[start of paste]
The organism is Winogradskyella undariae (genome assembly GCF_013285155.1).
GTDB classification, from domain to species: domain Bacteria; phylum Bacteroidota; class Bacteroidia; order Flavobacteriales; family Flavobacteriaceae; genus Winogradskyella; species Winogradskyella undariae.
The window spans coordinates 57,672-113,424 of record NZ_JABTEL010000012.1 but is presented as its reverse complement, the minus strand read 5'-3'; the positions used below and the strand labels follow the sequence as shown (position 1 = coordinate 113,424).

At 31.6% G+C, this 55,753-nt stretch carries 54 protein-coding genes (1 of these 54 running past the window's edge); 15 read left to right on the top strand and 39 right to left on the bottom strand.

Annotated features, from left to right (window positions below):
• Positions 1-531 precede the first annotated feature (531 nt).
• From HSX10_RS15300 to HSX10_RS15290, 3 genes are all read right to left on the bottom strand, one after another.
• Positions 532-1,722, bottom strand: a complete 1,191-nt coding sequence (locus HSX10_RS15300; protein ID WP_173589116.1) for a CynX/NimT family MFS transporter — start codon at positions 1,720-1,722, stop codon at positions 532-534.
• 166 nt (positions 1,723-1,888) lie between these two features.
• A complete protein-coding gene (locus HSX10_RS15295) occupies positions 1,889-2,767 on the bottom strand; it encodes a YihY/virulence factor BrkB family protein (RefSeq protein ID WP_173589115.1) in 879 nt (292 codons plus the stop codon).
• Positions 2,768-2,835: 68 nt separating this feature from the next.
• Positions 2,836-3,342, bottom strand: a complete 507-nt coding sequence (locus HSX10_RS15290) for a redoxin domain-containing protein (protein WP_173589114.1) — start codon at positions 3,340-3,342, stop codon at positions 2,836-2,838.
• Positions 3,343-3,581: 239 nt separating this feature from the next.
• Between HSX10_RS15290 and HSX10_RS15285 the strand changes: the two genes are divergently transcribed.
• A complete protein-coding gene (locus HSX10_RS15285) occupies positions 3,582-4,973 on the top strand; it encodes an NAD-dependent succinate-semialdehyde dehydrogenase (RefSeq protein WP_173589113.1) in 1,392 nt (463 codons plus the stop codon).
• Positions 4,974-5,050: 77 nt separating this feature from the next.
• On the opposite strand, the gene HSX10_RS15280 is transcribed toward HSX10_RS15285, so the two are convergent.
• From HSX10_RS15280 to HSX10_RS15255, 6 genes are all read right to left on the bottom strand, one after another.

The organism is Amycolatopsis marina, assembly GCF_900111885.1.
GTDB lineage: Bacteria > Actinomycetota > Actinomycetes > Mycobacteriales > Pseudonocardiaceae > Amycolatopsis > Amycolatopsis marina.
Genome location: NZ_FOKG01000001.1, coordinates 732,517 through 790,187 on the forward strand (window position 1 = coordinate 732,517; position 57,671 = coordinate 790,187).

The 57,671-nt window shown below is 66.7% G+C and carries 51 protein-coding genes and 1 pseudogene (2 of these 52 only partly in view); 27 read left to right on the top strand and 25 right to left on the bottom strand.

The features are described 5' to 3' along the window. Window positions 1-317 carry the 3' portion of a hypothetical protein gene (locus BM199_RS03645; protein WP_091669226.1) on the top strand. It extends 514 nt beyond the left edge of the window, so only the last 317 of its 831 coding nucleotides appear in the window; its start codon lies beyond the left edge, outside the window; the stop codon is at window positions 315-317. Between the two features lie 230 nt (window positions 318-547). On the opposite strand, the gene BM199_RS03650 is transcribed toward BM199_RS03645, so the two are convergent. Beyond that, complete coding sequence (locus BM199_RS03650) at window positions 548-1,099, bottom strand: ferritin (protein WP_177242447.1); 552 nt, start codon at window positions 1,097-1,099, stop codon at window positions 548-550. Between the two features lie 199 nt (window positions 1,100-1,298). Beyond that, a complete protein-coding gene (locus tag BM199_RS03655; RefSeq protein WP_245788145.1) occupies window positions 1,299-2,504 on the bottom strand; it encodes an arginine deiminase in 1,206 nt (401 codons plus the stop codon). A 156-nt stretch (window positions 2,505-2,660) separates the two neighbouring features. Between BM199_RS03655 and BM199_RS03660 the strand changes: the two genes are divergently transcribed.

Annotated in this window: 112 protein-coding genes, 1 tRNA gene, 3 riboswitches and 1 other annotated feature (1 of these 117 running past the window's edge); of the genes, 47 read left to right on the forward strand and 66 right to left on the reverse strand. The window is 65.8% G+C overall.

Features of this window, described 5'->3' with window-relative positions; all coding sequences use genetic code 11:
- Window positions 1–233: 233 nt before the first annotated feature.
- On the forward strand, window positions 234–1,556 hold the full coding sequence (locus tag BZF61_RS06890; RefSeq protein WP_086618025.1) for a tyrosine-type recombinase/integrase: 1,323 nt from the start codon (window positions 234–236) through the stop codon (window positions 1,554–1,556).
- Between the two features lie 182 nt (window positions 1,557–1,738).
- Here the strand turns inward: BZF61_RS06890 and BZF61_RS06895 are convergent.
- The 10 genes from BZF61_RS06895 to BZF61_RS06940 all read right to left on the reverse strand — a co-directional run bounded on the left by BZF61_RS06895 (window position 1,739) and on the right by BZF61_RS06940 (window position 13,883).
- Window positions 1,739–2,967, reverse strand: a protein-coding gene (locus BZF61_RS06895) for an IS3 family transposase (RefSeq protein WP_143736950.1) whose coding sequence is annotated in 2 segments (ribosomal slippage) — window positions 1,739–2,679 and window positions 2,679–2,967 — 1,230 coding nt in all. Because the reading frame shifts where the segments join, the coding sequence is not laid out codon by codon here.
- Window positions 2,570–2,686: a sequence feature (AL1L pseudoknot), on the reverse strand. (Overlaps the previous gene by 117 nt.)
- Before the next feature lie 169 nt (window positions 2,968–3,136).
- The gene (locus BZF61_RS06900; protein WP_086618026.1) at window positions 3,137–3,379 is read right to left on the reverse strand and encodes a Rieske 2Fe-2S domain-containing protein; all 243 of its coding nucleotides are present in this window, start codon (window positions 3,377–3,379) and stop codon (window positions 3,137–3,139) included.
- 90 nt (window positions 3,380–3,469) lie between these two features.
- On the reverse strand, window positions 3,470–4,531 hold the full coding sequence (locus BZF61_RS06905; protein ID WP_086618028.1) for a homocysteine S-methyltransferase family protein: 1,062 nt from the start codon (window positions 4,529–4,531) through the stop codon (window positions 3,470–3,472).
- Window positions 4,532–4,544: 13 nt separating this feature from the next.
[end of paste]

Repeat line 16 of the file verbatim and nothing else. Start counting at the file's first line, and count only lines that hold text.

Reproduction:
• Positions 4,974-5,050: 77 nt separating this feature from the next.